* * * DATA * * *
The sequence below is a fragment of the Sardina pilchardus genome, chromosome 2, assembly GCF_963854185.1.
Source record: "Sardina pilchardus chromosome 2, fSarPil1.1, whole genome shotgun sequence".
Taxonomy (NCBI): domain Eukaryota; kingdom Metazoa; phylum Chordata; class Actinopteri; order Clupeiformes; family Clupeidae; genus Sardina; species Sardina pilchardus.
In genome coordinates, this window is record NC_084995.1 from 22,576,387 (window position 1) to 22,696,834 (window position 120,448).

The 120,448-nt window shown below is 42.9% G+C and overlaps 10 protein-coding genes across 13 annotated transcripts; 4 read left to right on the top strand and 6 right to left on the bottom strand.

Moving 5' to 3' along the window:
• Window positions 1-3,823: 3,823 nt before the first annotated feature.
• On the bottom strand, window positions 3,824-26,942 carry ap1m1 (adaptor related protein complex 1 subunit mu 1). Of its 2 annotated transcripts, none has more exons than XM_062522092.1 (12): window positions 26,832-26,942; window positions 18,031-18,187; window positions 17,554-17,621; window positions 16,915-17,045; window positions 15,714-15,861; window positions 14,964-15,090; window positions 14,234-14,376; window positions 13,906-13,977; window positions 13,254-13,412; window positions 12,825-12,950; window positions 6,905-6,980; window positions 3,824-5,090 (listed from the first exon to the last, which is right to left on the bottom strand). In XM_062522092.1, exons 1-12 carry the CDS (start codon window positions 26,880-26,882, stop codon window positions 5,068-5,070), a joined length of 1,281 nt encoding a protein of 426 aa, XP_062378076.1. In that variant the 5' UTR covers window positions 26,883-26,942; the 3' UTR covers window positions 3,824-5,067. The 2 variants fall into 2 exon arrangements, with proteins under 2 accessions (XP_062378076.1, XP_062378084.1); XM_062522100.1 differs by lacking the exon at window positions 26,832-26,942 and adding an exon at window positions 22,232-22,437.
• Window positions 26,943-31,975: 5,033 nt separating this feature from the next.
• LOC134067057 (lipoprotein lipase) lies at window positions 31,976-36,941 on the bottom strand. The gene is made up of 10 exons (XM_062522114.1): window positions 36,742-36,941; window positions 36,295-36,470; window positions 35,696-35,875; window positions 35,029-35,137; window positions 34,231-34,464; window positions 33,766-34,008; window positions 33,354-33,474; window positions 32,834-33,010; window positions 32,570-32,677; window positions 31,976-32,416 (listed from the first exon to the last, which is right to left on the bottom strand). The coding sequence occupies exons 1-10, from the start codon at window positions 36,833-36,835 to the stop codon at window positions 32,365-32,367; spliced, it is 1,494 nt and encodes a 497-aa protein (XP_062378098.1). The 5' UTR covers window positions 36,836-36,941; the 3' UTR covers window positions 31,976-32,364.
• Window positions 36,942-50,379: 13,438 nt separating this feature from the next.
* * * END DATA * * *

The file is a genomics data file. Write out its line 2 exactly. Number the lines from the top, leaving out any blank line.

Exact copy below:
Source record: "Sardina pilchardus chromosome 2, fSarPil1.1, whole genome shotgun sequence".